Despite growth, the poor remain poor

Recovering from a history of civil war, dictatorship, and human rights abuses, Uganda is working to transition from conflict and instability to a new season of peace and prosperity.

In the last ten years Uganda has experienced annual economic growth of 7-8% percent. However, the country remains one of the poorest in the world with almost a quarter of its population at the national poverty line.

Uganda is prone to droughts, epidemics, famine, floods, and insecurity. In addition, HIV rates in Uganda have started to climb following significant successes in controlling the spread of the infection.

Uganda is also home to some 130,000 Congolese refugees and asylum seekers who have fled the ongoing violence in the Democratic Republic of Congo.

What we’re doing in Uganda

The LWF works through a variety of programs to help Ugandans – both young and old – achieve their rights and develop sustainably. We help local grassroots and district structures to organize and manage areas such as livelihoods, water and sanitation, health, and environmental management.

We assist families to engage in meaningful income-generating activities. As a result, many have bought assets such as bicycles, built houses, and taken their children to school. In addition, children achieve their right to education and to attend school – a fulfillment of the district, national, and millennium development goal.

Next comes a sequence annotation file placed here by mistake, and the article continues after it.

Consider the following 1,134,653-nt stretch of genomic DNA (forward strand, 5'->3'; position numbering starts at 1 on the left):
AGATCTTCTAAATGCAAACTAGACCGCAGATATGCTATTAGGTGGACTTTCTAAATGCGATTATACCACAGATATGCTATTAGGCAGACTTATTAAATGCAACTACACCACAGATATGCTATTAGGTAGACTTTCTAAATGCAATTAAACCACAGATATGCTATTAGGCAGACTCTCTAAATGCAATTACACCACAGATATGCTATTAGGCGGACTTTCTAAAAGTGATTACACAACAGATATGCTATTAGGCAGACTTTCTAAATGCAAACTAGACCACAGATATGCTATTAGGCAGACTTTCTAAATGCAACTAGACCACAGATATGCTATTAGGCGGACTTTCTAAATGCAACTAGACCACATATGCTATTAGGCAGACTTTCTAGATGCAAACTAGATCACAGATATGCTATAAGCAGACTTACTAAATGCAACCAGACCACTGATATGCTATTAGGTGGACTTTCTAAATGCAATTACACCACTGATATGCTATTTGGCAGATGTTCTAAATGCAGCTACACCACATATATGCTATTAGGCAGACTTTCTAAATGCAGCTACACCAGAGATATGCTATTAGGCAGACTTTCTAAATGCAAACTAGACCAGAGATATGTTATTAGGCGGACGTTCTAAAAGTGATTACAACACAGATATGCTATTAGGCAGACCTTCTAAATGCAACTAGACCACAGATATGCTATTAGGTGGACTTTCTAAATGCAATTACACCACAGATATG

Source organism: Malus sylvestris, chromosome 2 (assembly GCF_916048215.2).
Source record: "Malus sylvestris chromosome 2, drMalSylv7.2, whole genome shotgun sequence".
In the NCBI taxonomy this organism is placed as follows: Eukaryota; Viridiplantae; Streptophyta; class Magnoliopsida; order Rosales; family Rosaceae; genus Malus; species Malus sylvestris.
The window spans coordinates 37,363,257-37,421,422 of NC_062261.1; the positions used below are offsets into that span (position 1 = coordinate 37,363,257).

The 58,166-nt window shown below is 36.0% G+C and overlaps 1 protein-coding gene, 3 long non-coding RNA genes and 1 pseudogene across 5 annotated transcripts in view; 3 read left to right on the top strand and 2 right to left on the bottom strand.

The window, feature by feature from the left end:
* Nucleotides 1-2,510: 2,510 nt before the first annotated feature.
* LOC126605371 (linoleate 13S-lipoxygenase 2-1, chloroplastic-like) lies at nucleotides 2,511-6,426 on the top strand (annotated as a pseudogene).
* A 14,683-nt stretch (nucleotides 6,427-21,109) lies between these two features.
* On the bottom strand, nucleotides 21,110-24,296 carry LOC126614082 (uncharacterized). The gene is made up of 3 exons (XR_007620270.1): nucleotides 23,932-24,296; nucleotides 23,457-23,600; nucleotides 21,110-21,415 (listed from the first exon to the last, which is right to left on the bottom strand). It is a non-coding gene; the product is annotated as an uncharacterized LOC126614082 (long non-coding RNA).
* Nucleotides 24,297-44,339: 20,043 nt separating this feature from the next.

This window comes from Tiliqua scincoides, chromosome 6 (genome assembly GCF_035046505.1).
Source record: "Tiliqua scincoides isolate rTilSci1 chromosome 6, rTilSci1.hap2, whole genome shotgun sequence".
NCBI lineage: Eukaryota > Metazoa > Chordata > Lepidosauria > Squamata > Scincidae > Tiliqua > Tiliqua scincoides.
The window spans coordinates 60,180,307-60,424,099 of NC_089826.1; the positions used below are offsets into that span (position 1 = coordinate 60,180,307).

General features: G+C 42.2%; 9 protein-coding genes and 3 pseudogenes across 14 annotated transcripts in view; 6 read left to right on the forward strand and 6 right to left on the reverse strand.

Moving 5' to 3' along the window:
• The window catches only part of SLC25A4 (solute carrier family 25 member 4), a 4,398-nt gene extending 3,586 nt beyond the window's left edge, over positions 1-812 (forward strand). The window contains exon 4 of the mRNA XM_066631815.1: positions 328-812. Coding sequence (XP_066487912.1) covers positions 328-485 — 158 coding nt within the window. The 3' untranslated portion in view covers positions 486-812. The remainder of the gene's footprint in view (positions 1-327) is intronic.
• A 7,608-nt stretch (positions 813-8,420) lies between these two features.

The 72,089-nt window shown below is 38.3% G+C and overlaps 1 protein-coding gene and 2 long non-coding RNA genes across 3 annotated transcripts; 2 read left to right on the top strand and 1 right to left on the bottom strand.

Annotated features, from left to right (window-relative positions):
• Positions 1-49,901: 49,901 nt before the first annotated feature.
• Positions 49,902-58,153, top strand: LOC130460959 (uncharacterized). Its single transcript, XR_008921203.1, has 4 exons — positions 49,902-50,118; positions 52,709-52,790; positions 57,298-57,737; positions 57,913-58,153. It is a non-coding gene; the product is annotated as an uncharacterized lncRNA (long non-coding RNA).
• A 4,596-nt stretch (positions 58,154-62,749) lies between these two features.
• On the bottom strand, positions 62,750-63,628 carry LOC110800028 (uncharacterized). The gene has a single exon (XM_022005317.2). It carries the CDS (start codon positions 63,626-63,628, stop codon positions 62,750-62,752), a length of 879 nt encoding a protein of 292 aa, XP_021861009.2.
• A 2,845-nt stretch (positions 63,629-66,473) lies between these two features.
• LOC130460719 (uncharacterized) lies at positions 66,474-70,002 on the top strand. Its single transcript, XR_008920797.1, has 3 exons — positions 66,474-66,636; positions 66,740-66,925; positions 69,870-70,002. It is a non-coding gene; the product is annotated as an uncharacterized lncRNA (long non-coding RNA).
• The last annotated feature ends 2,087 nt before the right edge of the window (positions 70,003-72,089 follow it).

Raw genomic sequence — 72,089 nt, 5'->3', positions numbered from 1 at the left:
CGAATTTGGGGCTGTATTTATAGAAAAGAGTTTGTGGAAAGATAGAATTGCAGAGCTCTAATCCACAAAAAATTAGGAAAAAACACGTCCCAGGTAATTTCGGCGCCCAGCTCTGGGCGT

We support agricultural production through farmer field schools, and have seen the increase in production of crops such as groundnuts, beans, and soya.

Uganda receives South Sudanese refugees

Conflict in South Sudan flared up again in July 2016, forcing civilians to flee to neighbouring countries. The United Nations refugee agency UNHCR says 26,000 refugees crossed from South Sudan in the week of July 18 into Uganda, with most coming through the Elegu collection center managed by LWF. Most are women and children.

The LWF has received at least 12,000 of the refugees at Elegu, where it has built temporary shelters to accommodate new arrivals awaiting registration and transportation, maintains water and hygiene at the collection center and provides soap and sanitary materials to all households and to women, and dignity kits for women and girls. Special attention is given to people with special needs including unaccompanied minors, separated children, people with disabilities and victims of sexual and gender based violence. 

Response to South Sudan crisis


Spike in numbers fleeing violence in the DR Congo

On 20 May 2015, LWF Uganda began scaling up efforts to support an influx of refugees fleeing violence in the DR Congo by providing hot meals, building temporary shelters, setting up a short-term health post and putting plans in place to protect children and women from sexual violence. In the last two weeks of May 2015 alone, 1567 people - about half the number of all new arrivals from January to April - registered at the Nyakabande Transit Center, in Kisoro, with another 1000 expected on May 22.

Last update: 25 July 2016


South Sudan crisis

ACT Alliance alert July 2016

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